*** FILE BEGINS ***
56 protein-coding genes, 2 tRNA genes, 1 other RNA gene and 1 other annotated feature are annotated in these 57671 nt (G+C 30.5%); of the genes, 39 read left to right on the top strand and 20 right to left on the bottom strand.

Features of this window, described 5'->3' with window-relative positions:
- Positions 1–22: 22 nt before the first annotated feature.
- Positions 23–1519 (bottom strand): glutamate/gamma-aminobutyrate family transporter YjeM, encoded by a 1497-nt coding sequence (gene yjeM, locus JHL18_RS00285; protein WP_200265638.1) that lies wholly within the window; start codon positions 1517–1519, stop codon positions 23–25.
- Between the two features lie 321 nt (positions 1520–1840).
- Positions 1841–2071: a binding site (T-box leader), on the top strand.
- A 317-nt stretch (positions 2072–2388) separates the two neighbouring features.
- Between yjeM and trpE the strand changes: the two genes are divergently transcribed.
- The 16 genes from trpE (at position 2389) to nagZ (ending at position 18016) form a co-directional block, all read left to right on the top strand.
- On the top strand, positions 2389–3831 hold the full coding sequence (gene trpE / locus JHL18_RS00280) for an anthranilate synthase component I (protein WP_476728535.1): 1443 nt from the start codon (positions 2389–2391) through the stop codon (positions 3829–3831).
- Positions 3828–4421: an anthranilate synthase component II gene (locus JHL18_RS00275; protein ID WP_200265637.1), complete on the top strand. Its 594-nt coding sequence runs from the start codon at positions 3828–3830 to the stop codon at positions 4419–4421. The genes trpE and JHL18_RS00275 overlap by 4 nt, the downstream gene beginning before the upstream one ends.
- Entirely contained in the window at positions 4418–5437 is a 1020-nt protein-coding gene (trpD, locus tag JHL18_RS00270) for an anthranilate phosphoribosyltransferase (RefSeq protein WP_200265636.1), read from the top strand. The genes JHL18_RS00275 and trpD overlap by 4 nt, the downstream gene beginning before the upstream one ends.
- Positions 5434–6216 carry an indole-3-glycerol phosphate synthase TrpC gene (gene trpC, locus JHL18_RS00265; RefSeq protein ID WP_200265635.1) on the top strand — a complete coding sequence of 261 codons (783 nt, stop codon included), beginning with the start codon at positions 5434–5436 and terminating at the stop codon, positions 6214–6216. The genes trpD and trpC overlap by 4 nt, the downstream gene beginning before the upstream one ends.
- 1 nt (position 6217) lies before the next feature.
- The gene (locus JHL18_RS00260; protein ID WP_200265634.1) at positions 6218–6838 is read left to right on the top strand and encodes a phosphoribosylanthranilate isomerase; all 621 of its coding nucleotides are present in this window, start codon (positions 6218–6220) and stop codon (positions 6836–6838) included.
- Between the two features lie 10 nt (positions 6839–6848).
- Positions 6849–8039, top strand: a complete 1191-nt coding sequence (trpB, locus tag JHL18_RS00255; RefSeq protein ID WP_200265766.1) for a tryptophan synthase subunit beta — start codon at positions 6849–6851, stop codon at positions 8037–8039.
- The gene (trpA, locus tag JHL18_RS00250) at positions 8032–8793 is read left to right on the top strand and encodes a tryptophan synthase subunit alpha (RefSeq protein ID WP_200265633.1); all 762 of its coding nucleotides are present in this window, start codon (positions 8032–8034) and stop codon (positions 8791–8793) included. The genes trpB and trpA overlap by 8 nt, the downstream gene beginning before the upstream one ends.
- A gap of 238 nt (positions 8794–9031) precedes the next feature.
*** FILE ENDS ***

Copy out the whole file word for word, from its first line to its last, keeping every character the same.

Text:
56 protein-coding genes, 2 tRNA genes, 1 other RNA gene and 1 other annotated feature are annotated in these 57671 nt (G+C 30.5%); of the genes, 39 read left to right on the top strand and 20 right to left on the bottom strand.

Features of this window, described 5'->3' with window-relative positions:
- Positions 1–22: 22 nt before the first annotated feature.
- Positions 23–1519 (bottom strand): glutamate/gamma-aminobutyrate family transporter YjeM, encoded by a 1497-nt coding sequence (gene yjeM, locus JHL18_RS00285; protein WP_200265638.1) that lies wholly within the window; start codon positions 1517–1519, stop codon positions 23–25.
- Between the two features lie 321 nt (positions 1520–1840).
- Positions 1841–2071: a binding site (T-box leader), on the top strand.
- A 317-nt stretch (positions 2072–2388) separates the two neighbouring features.
- Between yjeM and trpE the strand changes: the two genes are divergently transcribed.
- The 16 genes from trpE (at position 2389) to nagZ (ending at position 18016) form a co-directional block, all read left to right on the top strand.
- On the top strand, positions 2389–3831 hold the full coding sequence (gene trpE / locus JHL18_RS00280) for an anthranilate synthase component I (protein WP_476728535.1): 1443 nt from the start codon (positions 2389–2391) through the stop codon (positions 3829–3831).
- Positions 3828–4421: an anthranilate synthase component II gene (locus JHL18_RS00275; protein ID WP_200265637.1), complete on the top strand. Its 594-nt coding sequence runs from the start codon at positions 3828–3830 to the stop codon at positions 4419–4421. The genes trpE and JHL18_RS00275 overlap by 4 nt, the downstream gene beginning before the upstream one ends.
- Entirely contained in the window at positions 4418–5437 is a 1020-nt protein-coding gene (trpD, locus tag JHL18_RS00270) for an anthranilate phosphoribosyltransferase (RefSeq protein WP_200265636.1), read from the top strand. The genes JHL18_RS00275 and trpD overlap by 4 nt, the downstream gene beginning before the upstream one ends.
- Positions 5434–6216 carry an indole-3-glycerol phosphate synthase TrpC gene (gene trpC, locus JHL18_RS00265; RefSeq protein ID WP_200265635.1) on the top strand — a complete coding sequence of 261 codons (783 nt, stop codon included), beginning with the start codon at positions 5434–5436 and terminating at the stop codon, positions 6214–6216. The genes trpD and trpC overlap by 4 nt, the downstream gene beginning before the upstream one ends.
- 1 nt (position 6217) lies before the next feature.
- The gene (locus JHL18_RS00260; protein ID WP_200265634.1) at positions 6218–6838 is read left to right on the top strand and encodes a phosphoribosylanthranilate isomerase; all 621 of its coding nucleotides are present in this window, start codon (positions 6218–6220) and stop codon (positions 6836–6838) included.
- Between the two features lie 10 nt (positions 6839–6848).
- Positions 6849–8039, top strand: a complete 1191-nt coding sequence (trpB, locus tag JHL18_RS00255; RefSeq protein ID WP_200265766.1) for a tryptophan synthase subunit beta — start codon at positions 6849–6851, stop codon at positions 8037–8039.
- The gene (trpA, locus tag JHL18_RS00250) at positions 8032–8793 is read left to right on the top strand and encodes a tryptophan synthase subunit alpha (RefSeq protein ID WP_200265633.1); all 762 of its coding nucleotides are present in this window, start codon (positions 8032–8034) and stop codon (positions 8791–8793) included. The genes trpB and trpA overlap by 8 nt, the downstream gene beginning before the upstream one ends.
- A gap of 238 nt (positions 8794–9031) precedes the next feature.